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Biology @ Brunel Event 2018

As part of Brunel’s dedication to developing research and industrial partnerships and to promote collaboration between our cutting edge research groups, Biology at Brunel (B@B) is an event that showcases our latest research achievements. This event was originally born out of our desire to support cutting edge innovation involving animal research. As part of this initiative, Brunel has invested heavily in The Pash Centre, a brand new animal facility to provide the resources needed for Brunel researchers to compete internationally.

Further to this, Brunel supports the Concordat on Openness in Animal Research (COAR) to which the university became a signatory in 2014 that aims to encourage greater societal understanding to both human and animal disease. Transparency of our research is now underway by opening our laboratories for public education and to show that we work strictly within the government guidelines on UK animal welfare, whilst striving to find ways to refine, reduce and even replace (3Rs) animals in scientific research. Several competitive groups within the Department of Life Sciences have brought in significant funding from the MRC NC3Rs to achieve this goal, which makes Brunel proud to stand shoulder to shoulder with our competitors.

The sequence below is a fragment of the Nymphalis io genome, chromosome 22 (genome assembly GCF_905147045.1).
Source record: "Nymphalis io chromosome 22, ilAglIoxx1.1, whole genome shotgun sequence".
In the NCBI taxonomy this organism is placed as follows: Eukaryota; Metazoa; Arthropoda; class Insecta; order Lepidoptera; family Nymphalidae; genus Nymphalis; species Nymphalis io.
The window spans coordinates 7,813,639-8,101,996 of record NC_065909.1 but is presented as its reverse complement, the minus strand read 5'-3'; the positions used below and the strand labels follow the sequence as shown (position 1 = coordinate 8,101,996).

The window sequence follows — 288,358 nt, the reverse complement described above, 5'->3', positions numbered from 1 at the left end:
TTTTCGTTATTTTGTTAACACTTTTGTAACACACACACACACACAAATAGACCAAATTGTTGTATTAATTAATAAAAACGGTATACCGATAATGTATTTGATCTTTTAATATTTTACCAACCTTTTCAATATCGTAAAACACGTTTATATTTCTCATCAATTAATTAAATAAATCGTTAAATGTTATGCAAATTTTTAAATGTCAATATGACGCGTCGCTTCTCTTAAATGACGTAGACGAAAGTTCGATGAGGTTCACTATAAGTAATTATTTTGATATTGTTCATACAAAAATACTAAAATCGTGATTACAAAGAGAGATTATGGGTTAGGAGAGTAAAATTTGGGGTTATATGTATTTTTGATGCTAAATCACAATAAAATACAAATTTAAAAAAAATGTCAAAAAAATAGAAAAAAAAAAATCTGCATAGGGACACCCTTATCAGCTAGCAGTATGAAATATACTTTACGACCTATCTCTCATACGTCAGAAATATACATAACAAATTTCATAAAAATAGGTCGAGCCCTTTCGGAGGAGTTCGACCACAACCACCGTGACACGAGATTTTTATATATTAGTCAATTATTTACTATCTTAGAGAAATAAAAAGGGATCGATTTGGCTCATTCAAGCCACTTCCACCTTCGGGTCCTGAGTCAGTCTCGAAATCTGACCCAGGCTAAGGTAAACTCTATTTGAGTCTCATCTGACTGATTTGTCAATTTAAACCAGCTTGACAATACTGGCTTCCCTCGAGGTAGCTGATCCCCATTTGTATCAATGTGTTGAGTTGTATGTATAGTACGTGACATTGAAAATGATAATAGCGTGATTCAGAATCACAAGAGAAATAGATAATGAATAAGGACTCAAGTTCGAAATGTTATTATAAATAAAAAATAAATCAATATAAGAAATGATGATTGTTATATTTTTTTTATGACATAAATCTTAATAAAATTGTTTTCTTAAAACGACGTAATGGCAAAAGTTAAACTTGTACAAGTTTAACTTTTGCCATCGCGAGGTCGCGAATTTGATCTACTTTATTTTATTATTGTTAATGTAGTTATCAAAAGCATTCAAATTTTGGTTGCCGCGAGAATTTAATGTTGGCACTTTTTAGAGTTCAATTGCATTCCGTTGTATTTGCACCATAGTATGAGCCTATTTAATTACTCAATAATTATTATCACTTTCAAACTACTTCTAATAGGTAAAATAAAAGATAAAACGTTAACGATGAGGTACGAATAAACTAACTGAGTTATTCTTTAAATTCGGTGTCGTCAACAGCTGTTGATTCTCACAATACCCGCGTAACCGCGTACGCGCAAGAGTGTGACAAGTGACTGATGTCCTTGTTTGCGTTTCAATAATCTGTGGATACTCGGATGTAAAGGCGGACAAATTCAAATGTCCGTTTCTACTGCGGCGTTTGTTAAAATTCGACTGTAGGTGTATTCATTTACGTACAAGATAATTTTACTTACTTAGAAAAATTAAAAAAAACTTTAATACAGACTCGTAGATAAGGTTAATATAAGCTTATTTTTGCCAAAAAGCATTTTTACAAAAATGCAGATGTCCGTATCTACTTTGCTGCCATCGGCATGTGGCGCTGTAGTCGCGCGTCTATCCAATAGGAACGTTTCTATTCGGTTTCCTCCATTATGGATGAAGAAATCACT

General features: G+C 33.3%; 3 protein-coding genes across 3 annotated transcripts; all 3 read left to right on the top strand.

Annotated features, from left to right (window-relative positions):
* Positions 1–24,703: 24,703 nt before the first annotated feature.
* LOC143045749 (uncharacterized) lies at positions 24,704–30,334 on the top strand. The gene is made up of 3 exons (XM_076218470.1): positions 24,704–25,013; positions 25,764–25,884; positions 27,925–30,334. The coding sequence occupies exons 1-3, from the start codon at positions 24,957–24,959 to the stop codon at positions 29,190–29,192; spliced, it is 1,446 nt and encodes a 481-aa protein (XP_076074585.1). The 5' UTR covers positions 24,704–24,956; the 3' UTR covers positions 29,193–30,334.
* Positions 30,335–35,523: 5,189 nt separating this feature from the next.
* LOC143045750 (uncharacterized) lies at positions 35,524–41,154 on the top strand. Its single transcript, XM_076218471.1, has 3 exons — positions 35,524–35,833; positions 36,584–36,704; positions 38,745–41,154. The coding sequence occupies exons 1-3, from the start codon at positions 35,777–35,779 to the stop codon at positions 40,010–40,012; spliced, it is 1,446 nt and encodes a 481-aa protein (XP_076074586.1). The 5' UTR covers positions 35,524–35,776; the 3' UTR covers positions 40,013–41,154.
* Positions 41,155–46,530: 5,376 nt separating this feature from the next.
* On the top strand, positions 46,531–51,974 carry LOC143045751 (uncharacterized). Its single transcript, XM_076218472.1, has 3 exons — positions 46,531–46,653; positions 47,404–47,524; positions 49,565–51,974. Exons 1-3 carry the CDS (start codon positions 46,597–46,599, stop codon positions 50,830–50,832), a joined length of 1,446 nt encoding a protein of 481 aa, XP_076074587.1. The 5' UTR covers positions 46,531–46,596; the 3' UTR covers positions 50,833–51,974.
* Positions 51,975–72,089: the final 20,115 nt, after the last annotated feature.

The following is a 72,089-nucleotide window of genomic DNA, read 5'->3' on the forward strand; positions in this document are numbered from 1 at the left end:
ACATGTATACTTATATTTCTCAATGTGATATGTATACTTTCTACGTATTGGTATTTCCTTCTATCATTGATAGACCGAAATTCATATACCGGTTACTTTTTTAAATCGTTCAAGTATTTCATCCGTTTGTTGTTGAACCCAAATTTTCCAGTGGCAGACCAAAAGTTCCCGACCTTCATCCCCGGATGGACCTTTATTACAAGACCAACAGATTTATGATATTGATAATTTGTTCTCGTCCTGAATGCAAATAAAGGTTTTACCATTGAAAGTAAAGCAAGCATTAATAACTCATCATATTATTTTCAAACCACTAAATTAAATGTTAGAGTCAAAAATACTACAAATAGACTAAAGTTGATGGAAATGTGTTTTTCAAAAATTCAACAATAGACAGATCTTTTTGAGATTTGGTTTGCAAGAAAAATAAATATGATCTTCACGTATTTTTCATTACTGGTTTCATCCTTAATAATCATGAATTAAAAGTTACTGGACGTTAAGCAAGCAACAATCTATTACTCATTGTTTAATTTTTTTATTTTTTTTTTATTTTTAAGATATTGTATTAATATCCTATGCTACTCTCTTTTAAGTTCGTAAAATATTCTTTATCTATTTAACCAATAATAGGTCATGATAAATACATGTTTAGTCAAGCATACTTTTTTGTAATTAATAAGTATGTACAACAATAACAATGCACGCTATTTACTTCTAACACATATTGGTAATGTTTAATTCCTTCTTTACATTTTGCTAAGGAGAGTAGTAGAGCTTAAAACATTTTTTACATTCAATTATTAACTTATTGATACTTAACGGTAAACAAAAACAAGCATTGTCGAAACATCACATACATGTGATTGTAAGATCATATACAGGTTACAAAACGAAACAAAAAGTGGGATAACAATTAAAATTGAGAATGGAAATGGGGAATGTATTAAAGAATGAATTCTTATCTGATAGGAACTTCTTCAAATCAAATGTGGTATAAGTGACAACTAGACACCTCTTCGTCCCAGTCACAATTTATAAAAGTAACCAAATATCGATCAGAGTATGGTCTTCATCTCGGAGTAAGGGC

B@B also realises the efforts of the many researchers that carry out several highly exciting research projects that do not involve animals. Hence, this event is an opportunity to praise our highly diverse research environment.

Presentations included:

Wendy Jarrett, from Understanding Animal Research – ‘The Concordat on Openness: Why it's important to talk about animal research

Dr Alice Baynes – ‘Unexpected Endpoints: Pharmaceutical 5α-reductase inhibitors, designed to treat prostate cancer in men, disrupt gastropod morphogenesis during embryo development.’

Dr Mark Pook - ‘Investigating disease mechanisms and therapies for Friedreich ataxia’

Dr Luigi Margiotta-Casaluci  – ‘How do drugs work in the body? Novel approaches to understand and predict non-obvious effects of pharmaceuticals

Dr Svetlana Ignatova – ‘Spinning around – from molecules to particles and beyond

Dr Suzy Buckley, UCL – ‘'How flexible working can work for you - and your department'

Prof Paul Hellewell – ‘Mechanisms regulating leukocyte recruitment to sites of inflammation in vivo’


Staff and students were also able to look at the poster displays on several important topics over refreshments and coffee.